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Historic Steiner family to helm Maxwelton Parade

Hal Steiner is Maxwelton Parade’s Grand Marshal. His family has a long history in the area.  - Ben Watanabe / The Record
Hal Steiner is Maxwelton Parade’s Grand Marshal. His family has a long history in the area.
— image credit: Ben Watanabe / The Record

MAXWELTON — The Steiner family and the Maxwelton area of South Whidbey have a long history.

And after owning one of the largest tracts of land in the neighborhood — the Maxwelton Farm — the Steiners will lead the annual Maxwelton Parade at 1 p.m. today, July 4.

Hal Steiner, 72, remembers the area fondly, though it has changed a bit since his days playing in the old mill pond. At his beachfront home near Swede Hill Road, Steiner showed a framed photograph of his grandfather perched on a beach log looking toward the water.

“That’s the kind of connection I feel for the land,” Steiner said.

The Steiner family has resided in Maxwelton for some 60 years. Ever since, a Steiner has lived in the area, including Hal’s brother Bill and his mother Rose, who lives on Swede Hill overlooking the beach and the farm. When overlooking the beach and the farm. When Steiner cruises Maxwelton Road as Grand Marshal in a vintage MG, he said he plans to wear a red shirt, blue jeans and his farmer’s hat — a dark brown, wide-brimmed utility hat similar to one he wore when he worked on the family farm.

He will see the dozens of faces, the antique cars, the beach and the homes. He will also see his past, his memories, his family’s history. A house down the street, Steiner said, was a log cabin when he was a kid. Now it’s a modern, two-story beach home. The old Mackie home on Swede Hill looks much the same as it did 40 years ago.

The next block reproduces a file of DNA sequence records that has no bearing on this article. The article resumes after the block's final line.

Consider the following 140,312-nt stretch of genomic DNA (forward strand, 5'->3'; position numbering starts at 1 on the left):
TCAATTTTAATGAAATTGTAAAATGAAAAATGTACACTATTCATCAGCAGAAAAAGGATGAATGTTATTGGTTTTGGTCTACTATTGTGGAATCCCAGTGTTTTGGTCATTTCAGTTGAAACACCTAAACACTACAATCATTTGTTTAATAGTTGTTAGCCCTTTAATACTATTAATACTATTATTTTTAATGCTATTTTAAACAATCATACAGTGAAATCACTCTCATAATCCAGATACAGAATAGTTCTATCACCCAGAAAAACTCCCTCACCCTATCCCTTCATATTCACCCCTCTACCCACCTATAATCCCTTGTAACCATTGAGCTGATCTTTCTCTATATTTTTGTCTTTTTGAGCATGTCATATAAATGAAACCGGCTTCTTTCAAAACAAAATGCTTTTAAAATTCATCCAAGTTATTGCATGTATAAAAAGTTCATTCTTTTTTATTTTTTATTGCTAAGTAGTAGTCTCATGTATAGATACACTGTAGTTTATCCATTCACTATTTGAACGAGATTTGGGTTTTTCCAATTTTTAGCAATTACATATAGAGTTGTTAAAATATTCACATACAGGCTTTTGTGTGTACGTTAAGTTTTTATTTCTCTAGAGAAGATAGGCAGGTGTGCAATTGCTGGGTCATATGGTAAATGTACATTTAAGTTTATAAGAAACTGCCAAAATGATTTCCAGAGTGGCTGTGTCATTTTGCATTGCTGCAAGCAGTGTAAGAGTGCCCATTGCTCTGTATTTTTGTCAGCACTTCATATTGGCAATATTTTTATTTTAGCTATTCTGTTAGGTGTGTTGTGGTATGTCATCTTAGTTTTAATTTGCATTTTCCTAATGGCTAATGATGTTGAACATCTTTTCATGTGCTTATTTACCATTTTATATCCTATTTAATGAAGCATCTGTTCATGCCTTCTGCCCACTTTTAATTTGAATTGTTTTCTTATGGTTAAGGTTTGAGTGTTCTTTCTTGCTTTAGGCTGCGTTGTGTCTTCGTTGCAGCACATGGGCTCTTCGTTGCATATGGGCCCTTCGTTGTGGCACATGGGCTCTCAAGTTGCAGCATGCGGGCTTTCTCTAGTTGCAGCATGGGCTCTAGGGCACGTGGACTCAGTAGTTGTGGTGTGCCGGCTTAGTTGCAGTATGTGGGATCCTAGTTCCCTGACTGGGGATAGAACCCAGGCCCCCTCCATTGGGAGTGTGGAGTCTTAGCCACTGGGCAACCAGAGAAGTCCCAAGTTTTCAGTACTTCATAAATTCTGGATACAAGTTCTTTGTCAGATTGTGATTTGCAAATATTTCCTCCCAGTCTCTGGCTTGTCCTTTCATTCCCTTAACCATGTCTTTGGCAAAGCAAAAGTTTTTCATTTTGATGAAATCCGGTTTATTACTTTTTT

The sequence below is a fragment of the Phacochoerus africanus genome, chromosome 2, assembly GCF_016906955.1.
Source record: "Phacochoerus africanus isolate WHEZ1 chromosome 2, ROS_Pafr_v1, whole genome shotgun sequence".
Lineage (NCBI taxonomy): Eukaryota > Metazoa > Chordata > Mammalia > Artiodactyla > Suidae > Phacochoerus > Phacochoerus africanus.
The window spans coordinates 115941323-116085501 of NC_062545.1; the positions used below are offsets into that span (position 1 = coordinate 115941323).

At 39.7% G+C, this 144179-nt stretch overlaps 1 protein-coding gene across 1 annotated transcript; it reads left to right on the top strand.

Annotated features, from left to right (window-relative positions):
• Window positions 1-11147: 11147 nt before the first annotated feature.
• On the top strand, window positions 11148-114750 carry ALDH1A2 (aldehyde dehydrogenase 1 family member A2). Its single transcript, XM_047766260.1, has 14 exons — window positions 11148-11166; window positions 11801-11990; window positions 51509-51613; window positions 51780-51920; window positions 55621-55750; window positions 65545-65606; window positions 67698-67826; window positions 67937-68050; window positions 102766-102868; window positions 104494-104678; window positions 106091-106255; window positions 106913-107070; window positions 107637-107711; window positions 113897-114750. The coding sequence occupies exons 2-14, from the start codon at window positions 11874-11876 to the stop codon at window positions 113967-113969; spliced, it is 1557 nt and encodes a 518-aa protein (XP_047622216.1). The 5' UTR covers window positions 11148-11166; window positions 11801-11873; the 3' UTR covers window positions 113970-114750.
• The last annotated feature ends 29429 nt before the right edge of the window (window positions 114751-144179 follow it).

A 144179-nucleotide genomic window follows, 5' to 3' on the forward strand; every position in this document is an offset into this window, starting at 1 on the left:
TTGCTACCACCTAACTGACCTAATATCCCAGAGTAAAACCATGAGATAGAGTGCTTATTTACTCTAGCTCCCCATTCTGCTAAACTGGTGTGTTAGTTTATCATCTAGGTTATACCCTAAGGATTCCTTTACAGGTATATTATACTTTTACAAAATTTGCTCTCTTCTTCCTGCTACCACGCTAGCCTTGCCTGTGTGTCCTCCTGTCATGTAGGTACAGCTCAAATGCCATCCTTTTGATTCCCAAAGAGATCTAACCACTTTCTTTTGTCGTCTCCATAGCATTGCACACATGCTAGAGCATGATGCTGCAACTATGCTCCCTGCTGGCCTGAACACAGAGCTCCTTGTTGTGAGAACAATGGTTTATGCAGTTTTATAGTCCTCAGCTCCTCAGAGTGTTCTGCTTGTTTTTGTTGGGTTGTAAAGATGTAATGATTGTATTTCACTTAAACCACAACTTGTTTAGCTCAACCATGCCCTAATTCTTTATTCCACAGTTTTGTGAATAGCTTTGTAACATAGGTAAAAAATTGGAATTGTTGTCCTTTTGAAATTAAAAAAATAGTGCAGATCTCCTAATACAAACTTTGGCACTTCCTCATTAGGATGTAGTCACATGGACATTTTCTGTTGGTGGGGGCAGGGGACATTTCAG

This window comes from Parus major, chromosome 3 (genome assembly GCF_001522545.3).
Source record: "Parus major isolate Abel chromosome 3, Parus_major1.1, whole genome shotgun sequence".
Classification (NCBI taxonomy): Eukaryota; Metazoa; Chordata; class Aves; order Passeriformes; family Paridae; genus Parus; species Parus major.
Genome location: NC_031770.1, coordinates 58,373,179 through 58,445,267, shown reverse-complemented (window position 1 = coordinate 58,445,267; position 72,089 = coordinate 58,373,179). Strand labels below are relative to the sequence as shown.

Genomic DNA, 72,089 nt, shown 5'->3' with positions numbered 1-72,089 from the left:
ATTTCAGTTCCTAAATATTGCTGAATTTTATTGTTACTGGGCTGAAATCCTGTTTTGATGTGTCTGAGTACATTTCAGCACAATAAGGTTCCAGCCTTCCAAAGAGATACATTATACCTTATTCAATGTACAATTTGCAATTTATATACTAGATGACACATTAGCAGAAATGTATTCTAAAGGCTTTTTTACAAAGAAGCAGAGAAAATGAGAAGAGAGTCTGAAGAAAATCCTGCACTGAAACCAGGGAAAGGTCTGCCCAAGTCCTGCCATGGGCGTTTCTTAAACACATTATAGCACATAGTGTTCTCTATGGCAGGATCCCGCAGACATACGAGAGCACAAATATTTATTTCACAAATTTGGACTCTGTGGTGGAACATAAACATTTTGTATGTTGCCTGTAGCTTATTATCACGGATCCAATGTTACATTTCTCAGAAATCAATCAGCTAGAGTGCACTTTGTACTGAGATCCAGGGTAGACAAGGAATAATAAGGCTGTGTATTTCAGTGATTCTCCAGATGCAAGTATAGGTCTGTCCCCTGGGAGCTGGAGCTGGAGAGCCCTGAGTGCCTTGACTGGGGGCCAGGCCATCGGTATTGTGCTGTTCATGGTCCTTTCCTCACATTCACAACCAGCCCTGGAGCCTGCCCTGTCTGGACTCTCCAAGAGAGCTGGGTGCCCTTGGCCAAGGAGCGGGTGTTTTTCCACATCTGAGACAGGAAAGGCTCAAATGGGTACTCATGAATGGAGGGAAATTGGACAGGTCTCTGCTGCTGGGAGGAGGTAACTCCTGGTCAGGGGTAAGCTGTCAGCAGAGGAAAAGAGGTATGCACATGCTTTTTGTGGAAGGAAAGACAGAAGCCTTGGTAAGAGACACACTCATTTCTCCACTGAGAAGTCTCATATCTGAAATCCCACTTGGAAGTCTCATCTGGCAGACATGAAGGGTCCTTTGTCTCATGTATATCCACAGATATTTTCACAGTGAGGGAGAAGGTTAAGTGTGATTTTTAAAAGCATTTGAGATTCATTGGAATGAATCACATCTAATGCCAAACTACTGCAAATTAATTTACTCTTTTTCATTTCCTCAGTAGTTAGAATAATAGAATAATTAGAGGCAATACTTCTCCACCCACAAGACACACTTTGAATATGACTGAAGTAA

“That’s the pioneer house of this area,” Steiner said.

“My memories of Whidbey Island are of very few houses.”

He also has memories of his time with family. Steiner recalled salmon fishing with his dad and the fish were so bountiful, “you couldn’t miss.” As a boy, Steiner played at the old mill pond up the road. He got pretty good at rolling logs and moving across the pond without dunking.

“I fell in a few times,” he said.

On the loose sandy beach, Steiner pointed to some large ships off in the distance. Photographing the passing vessels is one of his hobbies, and he has pictures of submarines, oil drilling rigs, cruise ships and yachts that pass Whidbey Island’s west side. In the summers when Steiner spends most of his days in Maxwelton, he enjoys having his relatives and grandchildren over where they can play in the baked sand and shallow waters.

“This is the most beautiful place in Washington,” Steiner said.

“My 3-year-old and 5-year-old (grandchildren) love to play in the sand.”

Come the day of the parade, when fireworks burst across the water and along the beach, Steiner will harken back to his days as a youngster. Then, he said, the fireworks he played with were “the big stuff.” This Maxwelton Parade will be another in a list so long Steiner couldn’t figure how many he has attended. And while in past parades he walked down the street, “just like everybody else,” this time he’ll be in front, a pioneer of the parade.

Maxwelton Parade

Registration to be in the Maxwelton Parade begins at 11:30 a.m. today, July 4, and the parade begins at 1 p.m.

There will be a shuttle from the Little Brown Church on French and Sills roads, with return service after the parade until 3:30 p.m. Early arrivals and disabled parking permits may park at Dave Mackie Park.

Food booths will sell hot dogs, strawberry shortcake and other treats. Games like sack races, three-legged races, springs and egg toss follow the parade at Dave Mackie Park.

Sheriff’s deputies, portable toilets, the shuttles and entertainment are paid for by the Maxwelton Community Club. Collectible Maxwelton Parade buttons — designed by 11-year-old Marysville resident Charlotte Edmondson, whose grandparents are long-time Maxwelton residents — cost $1 and help offset the expenses covered by the club.

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